Excerpts from The Surangama Sutra III

Sutra

“The second principle is that, if you are resolved to become fully awakened, you must courageously dedicate yourself to practice in accord with the Bodhisattva Vehicle. You must decisively let go of everything that has conditioned attributes. Carefully examine the source of your afflictions, which since time without beginning have created your karma and nurtured its growth. Who is it that creates this karma and undergoes retribution? If, during your quest for full awakening, Ananda, you do not examine and contemplate the sources of affliction, you will not be able to understand the illusory and distorted nature of the perceiving faculties and their objects. At what point did you become so disoriented? If you do not know that, how can you expect to subdue your afflictions and aspire to becoming a Buddha?

“Ananda, consider some worldly person who wishes to untie a knot. If he cannot see the knot, how will he know how to untie it? You have never heard of space being broken into parts. Why? Space has no shape or form. Therefore, it can neither be divided nor put together again.

 

Commentary

Untying the knot refers to the instruction that you must know the source of delusion if you are to get rid of it… The fact that there are no knots in space represents the nature of the Matrix of the Thus-Come One, which is inherent in you and is free of delusion. (IV, 161)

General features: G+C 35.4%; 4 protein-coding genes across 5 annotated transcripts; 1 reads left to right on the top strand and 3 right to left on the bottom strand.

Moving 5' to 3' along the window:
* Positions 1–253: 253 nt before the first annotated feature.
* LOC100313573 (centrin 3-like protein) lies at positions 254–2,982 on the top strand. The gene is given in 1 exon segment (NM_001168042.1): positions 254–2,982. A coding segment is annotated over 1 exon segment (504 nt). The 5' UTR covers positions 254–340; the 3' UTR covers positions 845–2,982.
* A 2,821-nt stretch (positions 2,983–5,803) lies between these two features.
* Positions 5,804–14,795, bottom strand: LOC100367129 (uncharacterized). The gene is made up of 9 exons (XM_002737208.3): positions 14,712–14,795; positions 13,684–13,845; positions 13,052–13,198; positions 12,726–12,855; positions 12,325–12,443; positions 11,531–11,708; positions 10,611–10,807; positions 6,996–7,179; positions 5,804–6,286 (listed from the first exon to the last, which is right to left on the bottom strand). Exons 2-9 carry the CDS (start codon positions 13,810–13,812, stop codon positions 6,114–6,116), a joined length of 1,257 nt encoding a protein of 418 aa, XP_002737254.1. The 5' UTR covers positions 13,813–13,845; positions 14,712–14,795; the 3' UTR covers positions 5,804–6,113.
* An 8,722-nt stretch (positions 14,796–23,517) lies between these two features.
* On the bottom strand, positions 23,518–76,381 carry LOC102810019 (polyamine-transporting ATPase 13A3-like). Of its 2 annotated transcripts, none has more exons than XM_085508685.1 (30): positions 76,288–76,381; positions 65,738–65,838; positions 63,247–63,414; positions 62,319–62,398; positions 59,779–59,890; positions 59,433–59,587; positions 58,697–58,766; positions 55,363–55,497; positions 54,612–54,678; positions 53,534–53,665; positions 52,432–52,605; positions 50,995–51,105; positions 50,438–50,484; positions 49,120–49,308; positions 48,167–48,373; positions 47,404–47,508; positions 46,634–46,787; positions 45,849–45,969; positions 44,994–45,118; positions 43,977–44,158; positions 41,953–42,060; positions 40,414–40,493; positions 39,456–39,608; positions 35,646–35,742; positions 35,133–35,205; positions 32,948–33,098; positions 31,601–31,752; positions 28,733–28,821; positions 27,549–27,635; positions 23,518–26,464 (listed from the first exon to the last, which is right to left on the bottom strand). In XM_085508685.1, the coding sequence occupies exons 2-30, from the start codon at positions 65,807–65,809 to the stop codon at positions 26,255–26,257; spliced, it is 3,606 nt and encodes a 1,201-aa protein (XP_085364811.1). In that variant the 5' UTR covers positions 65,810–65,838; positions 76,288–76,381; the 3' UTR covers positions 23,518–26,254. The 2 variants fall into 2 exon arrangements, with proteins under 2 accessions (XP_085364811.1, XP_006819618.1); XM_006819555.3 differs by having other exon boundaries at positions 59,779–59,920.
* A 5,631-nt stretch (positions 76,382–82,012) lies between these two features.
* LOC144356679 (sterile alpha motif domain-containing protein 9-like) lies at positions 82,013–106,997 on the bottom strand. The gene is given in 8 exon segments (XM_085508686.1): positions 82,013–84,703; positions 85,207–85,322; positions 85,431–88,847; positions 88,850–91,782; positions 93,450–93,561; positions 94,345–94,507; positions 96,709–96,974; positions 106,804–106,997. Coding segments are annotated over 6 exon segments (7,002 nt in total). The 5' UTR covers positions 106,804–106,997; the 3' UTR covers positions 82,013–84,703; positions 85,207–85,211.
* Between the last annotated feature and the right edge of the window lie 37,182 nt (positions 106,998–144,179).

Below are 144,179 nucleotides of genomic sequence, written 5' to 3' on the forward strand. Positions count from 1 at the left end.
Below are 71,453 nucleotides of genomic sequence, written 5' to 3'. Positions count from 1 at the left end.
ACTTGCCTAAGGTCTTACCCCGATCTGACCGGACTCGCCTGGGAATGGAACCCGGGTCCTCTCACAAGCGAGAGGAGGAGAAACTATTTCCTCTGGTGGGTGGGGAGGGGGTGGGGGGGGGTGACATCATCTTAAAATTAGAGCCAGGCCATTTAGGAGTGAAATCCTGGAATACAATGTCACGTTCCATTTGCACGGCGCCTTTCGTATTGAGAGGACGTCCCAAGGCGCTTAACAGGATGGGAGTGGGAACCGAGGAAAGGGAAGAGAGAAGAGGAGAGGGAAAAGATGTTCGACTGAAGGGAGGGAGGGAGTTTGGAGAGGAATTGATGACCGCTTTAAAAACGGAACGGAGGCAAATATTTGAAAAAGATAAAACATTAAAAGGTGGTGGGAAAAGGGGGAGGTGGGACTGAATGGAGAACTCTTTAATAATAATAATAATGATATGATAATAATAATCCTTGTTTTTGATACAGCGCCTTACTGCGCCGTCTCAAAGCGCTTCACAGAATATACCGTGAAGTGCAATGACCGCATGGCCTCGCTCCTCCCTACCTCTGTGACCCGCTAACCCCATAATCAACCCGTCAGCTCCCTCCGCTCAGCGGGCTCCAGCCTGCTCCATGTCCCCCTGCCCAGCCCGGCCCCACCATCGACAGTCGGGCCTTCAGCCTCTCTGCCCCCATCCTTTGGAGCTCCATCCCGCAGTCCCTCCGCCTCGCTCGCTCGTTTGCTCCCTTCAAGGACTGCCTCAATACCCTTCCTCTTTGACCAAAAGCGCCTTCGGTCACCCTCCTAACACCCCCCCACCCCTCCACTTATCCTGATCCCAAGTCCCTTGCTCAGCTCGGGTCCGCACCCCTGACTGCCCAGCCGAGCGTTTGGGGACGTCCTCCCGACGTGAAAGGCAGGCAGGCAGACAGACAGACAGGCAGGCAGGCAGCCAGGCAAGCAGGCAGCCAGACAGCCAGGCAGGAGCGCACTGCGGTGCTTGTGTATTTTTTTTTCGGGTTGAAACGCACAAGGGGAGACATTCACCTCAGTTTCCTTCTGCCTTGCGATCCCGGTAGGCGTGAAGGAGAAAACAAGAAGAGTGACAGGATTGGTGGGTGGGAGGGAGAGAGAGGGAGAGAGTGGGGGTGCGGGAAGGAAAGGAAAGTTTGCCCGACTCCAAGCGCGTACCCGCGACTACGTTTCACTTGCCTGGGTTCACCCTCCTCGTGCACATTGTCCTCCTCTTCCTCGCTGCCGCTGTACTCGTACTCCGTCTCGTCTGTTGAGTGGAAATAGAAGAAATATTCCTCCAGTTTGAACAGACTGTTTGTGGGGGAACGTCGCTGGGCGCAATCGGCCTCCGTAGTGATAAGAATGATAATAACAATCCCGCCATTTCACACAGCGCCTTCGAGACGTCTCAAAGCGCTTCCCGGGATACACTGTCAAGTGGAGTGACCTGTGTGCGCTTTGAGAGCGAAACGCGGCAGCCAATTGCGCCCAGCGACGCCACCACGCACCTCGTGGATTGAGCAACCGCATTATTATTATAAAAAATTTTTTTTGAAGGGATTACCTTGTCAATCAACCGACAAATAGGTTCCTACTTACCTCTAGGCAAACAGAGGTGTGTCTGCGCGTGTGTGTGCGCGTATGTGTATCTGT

Sutra

“But now your eyes, ears, nose, tongue, body, and mind are like conspirators who have introduced thieves into your house to plunder your valuables. In this way, since time without beginning, beings and the world of time and space have been tied to each other because of illusion, and that is why beings cannot transcend this world.

 

Commentary

People think that the six faculties are helpful, but actually it is just these six destructive things that steal the Dharma-jewels of our true nature. People consider their eyes, ears, nose, tongue, body, and mind to be their best friends. But these so-called friends are the ones who invite thieves into your house to plunder your valuables. It is said,

 

What the eyes don’t see

The mouth won’t crave.

What the ears don’t hear

Won’t lead the mind to error.

 

You see someone eating something, and it’s as if a hand reaches out of your throat to grab it. The mouth is gluttonous because the eyes have seen something good to eat. Or you see something or someone beautiful and you want that person or thing, but once you get your wish, it becomes a source of affliction. And if you don’t get your wish, you’re also afflicted… The six consciousnesses that are produced by the interaction of the eyes, ears, nose, tongue, body, and mind with their objects are what is meant by “outflows.” But the thieves will not be able to rob you if you can reach the level at which —

 

The eyes see visible forms,

But inside there is nothing;

The ears hear sounds,

But the mind is unaware.

 

If you don’t have the skill — if you lack samādhi — and if you run out through your eyes, ears, nose, tongue, body, and mind instead of turning your light around to illumine within, then you have outflows, and you are being robbed of your inherent wealth, . . . which is nothing less than your everlasting true mind within the Matrix of the Thus-Come One. (IV, 162–5)

 

 

The Surangama Sutra

The Surangama Sutra with Commentary